David’s music teacher Mr Rosen (Nicholas Bell) pleads with Mr Helfgott (Armin Mueller-Stahl) to let David take up an offer of a music scholarship in America. Mr Helfgott has no money and does not wish to use a bar mitzvah to raise the money. He is against religion, but even more afraid to lose his son. His protectiveness towards all his children is suffocating.
Much of the film’s emotional trauma comes from the Holocaust, although it’s barely mentioned. Peter Helfgott has lost his parents in a concentration camp; his wife has lost her sisters. His protectiveness becomes a kind of authoritarian phobia which plays out in all sorts of ways – his desire to keep the family together, his often repeated lectures to David about how lucky he is to have a family, his nailing up of the fence to keep the eldest daughter from seeing boys, his demonstration of physical strength and his phrases about ‘only the strong survive’.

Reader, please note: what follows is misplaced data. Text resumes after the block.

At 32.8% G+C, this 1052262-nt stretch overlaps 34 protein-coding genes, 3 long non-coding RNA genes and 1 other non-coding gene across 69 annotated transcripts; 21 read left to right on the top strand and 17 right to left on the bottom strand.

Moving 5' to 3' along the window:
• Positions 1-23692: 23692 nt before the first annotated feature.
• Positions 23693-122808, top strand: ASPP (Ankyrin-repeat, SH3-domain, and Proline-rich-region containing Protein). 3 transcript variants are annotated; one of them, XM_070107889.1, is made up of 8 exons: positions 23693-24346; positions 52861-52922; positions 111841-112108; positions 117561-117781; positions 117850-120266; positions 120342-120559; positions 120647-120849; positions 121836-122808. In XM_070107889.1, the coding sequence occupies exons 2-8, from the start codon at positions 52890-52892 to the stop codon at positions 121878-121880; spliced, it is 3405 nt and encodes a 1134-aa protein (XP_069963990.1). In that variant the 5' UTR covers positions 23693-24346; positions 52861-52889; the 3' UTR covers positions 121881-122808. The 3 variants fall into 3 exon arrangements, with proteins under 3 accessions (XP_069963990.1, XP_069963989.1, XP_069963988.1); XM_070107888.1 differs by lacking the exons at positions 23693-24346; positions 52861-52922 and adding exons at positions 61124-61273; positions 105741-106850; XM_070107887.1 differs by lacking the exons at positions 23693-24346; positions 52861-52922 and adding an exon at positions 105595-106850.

Eventually it will lead to violence against his son and an emotional boycott, when David decides to study at the Royal College of Music in London. This scene foreshadows the father’s form of madness, linking it to the son’s eventual disintegration. That’s the key relationship in the movie, until David, as an adult, meets Gillian, who will become his wife (see clip three). In this scene, a clever visual link is created between the idea of the family confinement and a concentration camp, using the shot of barbed wire on the fence.